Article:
Source: Fingas empirical formulas that are based upon analysis
of ESTC oil properties database.
This is an intermediate calculation for a coefficient to be used to generate the inert mass fractions of an oil.
 opendrift.models.openoil.adios.util.estimations._B_coeff(density, viscosity)[source]
 Source: Fingas empirical formulas that are based upon analysis
of ESTC oil properties database.
This is an intermediate calculation for a coefficient to be used to generate the inert mass fractions of an oil.
 opendrift.models.openoil.adios.util.estimations.cut_temps_from_api(api, N=5)[source]
 Source: Adios2 & Jones R. (1997),
A Simplified Pseudocomponent Oil Evaporation Model, Proceedings of the 20th Arctic and Marine Oil Spill Program, Vancouver, CA, Vol. 1, pp. 4362
Generate distillation cut temperatures from the oil’s API.
 opendrift.models.openoil.adios.util.estimations.fmasses_from_cuts(f_evap_i)[source]
Generate distillation cut fractional masses from the cumulative distillation fractions in the cut data.
 opendrift.models.openoil.adios.util.estimations.fmasses_flat_dist(f_res, f_asph, N=5)[source]
Generate a flat distribution of N distillation cut fractional masses.
 opendrift.models.openoil.adios.util.estimations.saturate_mol_wt(boiling_point)[source]
 Source: Dr. M. R. Riazi,
Characterization and Properties of Petroleum Fractions eq. 2.48 and table 2.6
 Note: for this to actually work in every case, we need to limit
our temperature to:  T_i < 1070.0  T_i >  T_i > 1070.0  exp(6.98291) (roughly about == 8.06)
 opendrift.models.openoil.adios.util.estimations.aromatic_mol_wt(boiling_point)[source]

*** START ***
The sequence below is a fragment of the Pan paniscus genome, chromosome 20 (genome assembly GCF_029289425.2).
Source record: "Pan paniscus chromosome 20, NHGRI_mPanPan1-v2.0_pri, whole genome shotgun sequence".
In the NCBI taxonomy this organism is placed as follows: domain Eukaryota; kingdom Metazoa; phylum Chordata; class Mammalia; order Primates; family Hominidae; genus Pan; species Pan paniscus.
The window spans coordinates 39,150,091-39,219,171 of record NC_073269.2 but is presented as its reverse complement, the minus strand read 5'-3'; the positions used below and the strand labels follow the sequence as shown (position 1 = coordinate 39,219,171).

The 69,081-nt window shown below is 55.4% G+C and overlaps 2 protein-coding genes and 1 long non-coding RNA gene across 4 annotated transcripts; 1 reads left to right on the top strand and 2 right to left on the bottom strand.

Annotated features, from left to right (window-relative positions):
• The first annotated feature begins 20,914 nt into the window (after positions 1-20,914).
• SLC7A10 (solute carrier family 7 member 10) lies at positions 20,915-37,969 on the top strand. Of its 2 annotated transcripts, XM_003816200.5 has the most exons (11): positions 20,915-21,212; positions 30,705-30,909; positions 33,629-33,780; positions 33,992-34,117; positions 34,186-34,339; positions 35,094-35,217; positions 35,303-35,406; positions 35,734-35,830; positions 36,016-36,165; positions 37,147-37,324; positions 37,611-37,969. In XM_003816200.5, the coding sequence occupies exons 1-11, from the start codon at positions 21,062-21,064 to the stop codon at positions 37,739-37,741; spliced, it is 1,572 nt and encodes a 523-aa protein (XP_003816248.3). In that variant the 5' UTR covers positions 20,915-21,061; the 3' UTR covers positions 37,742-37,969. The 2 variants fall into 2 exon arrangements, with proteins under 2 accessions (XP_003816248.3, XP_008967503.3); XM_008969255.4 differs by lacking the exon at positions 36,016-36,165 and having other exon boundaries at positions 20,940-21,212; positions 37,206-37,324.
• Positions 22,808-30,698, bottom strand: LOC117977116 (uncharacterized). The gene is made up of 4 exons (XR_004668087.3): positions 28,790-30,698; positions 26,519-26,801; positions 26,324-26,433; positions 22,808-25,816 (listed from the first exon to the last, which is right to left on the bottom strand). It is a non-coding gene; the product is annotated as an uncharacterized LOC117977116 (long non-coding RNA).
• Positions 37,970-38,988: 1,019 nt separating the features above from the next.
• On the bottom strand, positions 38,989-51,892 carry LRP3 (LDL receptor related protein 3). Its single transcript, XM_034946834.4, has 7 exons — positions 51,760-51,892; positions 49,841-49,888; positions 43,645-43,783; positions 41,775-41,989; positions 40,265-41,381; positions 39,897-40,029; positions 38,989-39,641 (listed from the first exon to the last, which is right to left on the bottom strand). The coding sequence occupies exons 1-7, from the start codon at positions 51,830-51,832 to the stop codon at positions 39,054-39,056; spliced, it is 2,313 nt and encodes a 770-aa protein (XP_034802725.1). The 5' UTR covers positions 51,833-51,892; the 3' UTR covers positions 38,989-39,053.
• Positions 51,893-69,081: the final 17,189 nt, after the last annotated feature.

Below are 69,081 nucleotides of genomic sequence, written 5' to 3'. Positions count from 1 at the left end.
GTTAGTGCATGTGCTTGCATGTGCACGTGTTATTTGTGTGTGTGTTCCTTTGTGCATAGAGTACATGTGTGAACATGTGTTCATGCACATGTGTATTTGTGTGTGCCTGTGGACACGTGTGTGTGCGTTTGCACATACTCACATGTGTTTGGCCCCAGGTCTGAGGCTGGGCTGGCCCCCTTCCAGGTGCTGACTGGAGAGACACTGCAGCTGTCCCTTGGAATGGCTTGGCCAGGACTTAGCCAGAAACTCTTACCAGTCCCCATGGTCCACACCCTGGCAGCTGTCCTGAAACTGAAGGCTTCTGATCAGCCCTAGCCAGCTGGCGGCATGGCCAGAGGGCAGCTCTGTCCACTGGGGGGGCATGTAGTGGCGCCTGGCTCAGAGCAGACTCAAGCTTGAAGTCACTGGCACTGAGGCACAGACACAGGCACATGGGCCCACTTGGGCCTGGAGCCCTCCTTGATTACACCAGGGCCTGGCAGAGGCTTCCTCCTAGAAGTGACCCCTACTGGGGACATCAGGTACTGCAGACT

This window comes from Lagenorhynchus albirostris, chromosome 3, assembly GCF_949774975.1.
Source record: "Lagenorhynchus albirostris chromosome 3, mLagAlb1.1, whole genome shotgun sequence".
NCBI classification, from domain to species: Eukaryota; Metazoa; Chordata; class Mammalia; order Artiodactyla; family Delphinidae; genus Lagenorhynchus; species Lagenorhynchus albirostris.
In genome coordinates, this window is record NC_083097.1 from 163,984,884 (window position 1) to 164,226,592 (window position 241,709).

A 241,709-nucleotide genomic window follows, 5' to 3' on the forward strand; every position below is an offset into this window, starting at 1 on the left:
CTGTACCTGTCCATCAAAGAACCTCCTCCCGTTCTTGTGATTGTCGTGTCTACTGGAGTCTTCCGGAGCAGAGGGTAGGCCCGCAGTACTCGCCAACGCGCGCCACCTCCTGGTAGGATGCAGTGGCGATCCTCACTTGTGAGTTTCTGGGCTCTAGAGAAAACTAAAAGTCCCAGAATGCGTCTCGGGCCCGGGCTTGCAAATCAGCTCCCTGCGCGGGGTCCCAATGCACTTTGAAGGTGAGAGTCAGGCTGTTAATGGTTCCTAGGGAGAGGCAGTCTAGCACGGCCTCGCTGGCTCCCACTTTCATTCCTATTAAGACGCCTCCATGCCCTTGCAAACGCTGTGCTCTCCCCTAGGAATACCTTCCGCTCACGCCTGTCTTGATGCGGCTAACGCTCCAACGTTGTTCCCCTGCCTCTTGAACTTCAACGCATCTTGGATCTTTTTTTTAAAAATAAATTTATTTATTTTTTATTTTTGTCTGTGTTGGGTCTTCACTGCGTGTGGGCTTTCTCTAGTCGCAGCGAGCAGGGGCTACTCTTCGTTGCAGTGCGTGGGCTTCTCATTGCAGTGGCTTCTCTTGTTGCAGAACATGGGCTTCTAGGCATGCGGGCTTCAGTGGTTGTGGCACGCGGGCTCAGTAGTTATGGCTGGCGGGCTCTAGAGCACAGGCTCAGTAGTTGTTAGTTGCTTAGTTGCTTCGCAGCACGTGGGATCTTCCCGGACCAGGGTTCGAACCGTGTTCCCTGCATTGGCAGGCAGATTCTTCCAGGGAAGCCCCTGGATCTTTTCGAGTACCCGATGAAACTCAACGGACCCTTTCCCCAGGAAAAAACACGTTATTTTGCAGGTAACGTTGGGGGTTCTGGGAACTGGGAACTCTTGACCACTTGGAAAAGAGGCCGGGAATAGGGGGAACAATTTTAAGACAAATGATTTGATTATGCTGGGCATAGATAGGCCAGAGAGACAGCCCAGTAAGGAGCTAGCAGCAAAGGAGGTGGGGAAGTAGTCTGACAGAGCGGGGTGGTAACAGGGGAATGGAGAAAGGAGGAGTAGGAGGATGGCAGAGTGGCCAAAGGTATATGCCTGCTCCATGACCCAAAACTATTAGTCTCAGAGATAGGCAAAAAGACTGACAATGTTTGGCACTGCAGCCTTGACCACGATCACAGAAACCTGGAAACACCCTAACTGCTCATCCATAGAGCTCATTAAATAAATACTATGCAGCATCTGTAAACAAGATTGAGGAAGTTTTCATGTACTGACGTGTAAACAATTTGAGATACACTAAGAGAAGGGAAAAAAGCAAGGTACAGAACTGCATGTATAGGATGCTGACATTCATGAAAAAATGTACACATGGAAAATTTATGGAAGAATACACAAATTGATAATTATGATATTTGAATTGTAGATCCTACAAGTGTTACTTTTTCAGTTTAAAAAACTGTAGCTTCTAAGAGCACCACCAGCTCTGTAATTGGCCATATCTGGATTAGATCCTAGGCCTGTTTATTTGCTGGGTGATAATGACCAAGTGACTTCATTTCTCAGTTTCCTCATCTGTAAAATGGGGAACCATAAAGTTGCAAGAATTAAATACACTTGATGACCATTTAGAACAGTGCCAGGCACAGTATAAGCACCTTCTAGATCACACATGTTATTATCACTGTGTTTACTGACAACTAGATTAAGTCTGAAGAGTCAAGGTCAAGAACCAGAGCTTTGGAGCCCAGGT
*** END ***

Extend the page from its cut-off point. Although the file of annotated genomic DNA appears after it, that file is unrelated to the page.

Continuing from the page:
Source: Dr. M. R. Riazi,
Characterization and Properties of Petroleum Fractions eq. 2.48 and table 2.6
 Note: for this to actually work in every case, we need to limit
our temperature to:  T_i < 1015.0  T_i > 1015.0  exp(6.911) (roughly about == 11.76)
 opendrift.models.openoil.adios.util.estimations.resin_mol_wt(_boiling_point)[source]
Source: Recommendation from Bill Lehr
 Note: We pass in a boiling point to remain consistent with the other
molecular weight functions, even though it is not used.
 Note: We return a scalar in all cases. This should still work with
numpy array operations, but probably not with regular Python sequence types. We can fix this if the need arises.
 opendrift.models.openoil.adios.util.estimations.asphaltene_mol_wt(_boiling_point)[source]
Source: Recommendation from Bill Lehr
 Note: We pass in a boiling point to remain consistent with the other
molecular weight functions, even though it is not used.
 Note: We return a scalar in all cases. This should still work with
numpy array operations, but probably not with regular Python sequence types. We can fix this if the need arises.
 opendrift.models.openoil.adios.util.estimations.trial_densities(boiling_points, watson_factor)[source]
 Source: Dr. M. R. Riazi,
Characterization and Properties of Petroleum Fractions eq. 2.13 and table 9.6
Generate an initial estimate of volatile oil components based on boiling points and the Watson Characterization Factor. This is only good for estimating Aromatics & Saturates.
 opendrift.models.openoil.adios.util.estimations.resin_densities(_boiling_points)[source]
 Note: We pass in a boiling point to remain consistent with the other
molecular weight functions, even though it is not used.